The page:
In 23 C.E., Wang Mang was overthrown by the armies of the Han dynasty.[28] Weiyang Palace, the imperial palace, burned.[29] Empress Wang realized that there was no hope in her situation.[30] She was filled with remorse for being a pawn in her father’s ambitions.[31] She said her famous last words, “How can I face the Han imperial family with a clear conscience?”[32] Immediately after she said those words, she threw herself into the fiery flames of the burning Weiyang Palace.[33]

The words and actions of Empress Wang give us a glimpse into her psyche.[34] She knew that what her father had done was wrong, but she rarely defied him.[35] On the few occasions that she did defy him by refusing to remarry and feigning illness shows that the Empress could have the potential to stand up to her father.[36] Because of her submissiveness to her father’s will, Empress Wang was filled with remorse and guilt at the end of her life.[37] Thus, Empress Wang’s tragic life has often been seen as a morality tale, for one should always have the courage to stand up for what one believes to be right and not be a passive, silent bystander.[38]

Sources:

McMahon, K. (2013). Women Shall Not Rule: Imperial Wives and Concubines in China from Han to Liao. NY: Rowman and Littlefield.

Mu, M. (2015). Biographical Dictionary of Chinese Women: Antiquity Through Sui, 1600 B.C.E. – 618 C.E. (L. X. H. Lee, Ed.; A. D. Stefanowska, Ed.; S. Wiles, Ed.). NY: Routledge.

Waldherr, K. (2008). Doomed Queens: Royal Women Who Met Bad Ends, From Cleopatra to Princess Di. NY: Bloomsbury Books.


[1] Mu, p. 201

[2] Mu, p. 201

[3] Mu, p. 201

[4] Mu, p. 201

[5] Waldherr, p. 49

[6] McMahon, p. 92

[7] Mu, p. 201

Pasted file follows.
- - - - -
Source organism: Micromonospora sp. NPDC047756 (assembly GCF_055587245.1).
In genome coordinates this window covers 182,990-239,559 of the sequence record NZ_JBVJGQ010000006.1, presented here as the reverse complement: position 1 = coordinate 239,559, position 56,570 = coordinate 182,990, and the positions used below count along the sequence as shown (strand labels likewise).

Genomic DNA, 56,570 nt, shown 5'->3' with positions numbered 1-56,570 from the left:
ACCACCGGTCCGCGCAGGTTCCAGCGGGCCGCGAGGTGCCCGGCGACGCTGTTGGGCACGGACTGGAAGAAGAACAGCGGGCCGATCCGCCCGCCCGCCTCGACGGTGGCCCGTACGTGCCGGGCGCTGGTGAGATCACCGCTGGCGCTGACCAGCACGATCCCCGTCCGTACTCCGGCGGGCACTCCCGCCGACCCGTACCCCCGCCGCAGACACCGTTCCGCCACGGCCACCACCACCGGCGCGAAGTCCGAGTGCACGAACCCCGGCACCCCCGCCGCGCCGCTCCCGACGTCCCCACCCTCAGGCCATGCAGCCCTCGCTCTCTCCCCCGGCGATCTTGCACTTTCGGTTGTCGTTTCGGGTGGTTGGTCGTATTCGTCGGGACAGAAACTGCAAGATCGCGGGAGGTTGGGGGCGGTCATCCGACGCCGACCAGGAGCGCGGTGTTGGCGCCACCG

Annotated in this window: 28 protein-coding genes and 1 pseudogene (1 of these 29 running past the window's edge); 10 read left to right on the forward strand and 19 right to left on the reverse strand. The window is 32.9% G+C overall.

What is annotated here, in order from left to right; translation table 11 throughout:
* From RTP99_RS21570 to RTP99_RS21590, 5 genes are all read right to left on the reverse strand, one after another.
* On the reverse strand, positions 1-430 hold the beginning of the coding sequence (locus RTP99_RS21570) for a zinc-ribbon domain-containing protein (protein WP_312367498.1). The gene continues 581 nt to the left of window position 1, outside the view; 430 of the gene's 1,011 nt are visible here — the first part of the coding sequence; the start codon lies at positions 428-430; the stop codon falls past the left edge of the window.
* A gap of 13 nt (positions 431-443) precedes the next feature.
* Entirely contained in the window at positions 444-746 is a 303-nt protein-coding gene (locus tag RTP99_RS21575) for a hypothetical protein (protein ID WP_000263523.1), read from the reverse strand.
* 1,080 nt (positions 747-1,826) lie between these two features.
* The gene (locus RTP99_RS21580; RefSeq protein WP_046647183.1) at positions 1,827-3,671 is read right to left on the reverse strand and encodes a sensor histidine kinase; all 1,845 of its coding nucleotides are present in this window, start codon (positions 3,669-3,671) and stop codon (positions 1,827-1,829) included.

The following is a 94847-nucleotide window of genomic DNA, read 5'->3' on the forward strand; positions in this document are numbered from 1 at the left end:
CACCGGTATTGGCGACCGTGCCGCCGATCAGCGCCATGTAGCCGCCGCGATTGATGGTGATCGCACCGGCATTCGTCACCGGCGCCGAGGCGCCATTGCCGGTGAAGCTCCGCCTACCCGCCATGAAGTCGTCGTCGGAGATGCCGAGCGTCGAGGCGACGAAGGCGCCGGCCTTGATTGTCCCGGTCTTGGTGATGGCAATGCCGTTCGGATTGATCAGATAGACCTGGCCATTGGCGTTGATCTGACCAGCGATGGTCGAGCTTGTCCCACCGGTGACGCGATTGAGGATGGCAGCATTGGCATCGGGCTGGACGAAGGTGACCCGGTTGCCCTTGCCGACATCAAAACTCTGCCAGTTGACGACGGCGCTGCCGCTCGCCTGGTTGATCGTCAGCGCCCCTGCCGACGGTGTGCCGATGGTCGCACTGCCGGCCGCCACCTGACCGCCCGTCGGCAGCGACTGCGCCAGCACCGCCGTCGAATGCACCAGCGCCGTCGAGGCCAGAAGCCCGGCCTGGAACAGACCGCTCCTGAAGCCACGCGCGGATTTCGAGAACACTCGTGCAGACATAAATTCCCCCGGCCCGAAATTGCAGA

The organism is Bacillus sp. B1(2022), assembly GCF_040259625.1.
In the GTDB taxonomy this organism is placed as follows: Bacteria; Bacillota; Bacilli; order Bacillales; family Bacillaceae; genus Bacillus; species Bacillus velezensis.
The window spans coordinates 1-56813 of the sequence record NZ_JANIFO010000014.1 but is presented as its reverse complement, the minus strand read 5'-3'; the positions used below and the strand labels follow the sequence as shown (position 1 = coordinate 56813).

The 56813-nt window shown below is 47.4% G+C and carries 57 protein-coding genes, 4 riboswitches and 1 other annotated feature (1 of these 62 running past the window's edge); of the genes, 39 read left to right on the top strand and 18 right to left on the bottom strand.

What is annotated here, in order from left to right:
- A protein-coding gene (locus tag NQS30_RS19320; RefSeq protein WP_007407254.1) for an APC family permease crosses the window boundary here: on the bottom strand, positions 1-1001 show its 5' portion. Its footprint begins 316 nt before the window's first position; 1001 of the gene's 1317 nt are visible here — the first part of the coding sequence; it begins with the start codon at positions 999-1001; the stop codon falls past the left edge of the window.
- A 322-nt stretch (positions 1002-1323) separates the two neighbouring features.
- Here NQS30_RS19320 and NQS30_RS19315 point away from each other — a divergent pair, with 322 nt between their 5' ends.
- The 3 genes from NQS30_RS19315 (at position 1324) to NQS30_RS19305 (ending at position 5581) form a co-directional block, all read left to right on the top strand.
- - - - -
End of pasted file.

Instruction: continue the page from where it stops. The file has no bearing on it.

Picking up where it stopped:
[8] McMahon, p. 92

[9] McMahon, p. 92

[10] McMahon, p. 92

[11] Mu, p. 201

[12] Mu, p. 201

[13] Mu, p. 201

[14] Mu, p. 201

[15] Mu, p. 201

[16] Mu, p. 201

[17] Mu, p. 201

[18] Mu, p. 201

[19] Mu, p. 201

[20] Mu, p. 201

[21] Mu, p. 201

[22] Mu, p. 201

[23] Waldherr, p. 49

[24] Waldherr, p. 49

[25] Mu, p. 201

[26] Mu, p. 201

[27] Mu, p. 201

[28] Mu, p. 202

[29] Mu, p. 202

[30] Waldherr, p. 49

[31] Mu, p. 202

[32] Mu, p. 202

[33] Waldherr, p. 49; Mu, p. 202

[34] Mu, p. 202

[35] Mu, p. 202

[36] Mu, p. 202

[37] Mu, p. 202

[38] Waldherr, p. 49






About Lauralee Jacks 83 Articles
I have a bachelor’s degree in Liberal and Civic Studies from St. Mary’s College of California, a master’s in Elementary Education from the University of Phoenix, and a doctorate in Educational Leadership from the College of Saint Mary. I live in Tennessee where I taught first grade. Because my family are from East Asia, I have a passion for historical Chinese and Korean television shows. I always wanted to separate fact from dramas. Writing articles from History of Royal Women gives me a chance to dig deeper and explore these royal women as they might have been in real life. Also, it gives me a chance to look at the history and culture of where my family originated. I love researching East Asian royalty because they rarely get enough attention in the West often being overshadowed by European royalty. I find these royal women to be just as fascinating and their stories deserve to be told. Thus, I am excited to write for History of Royal Women!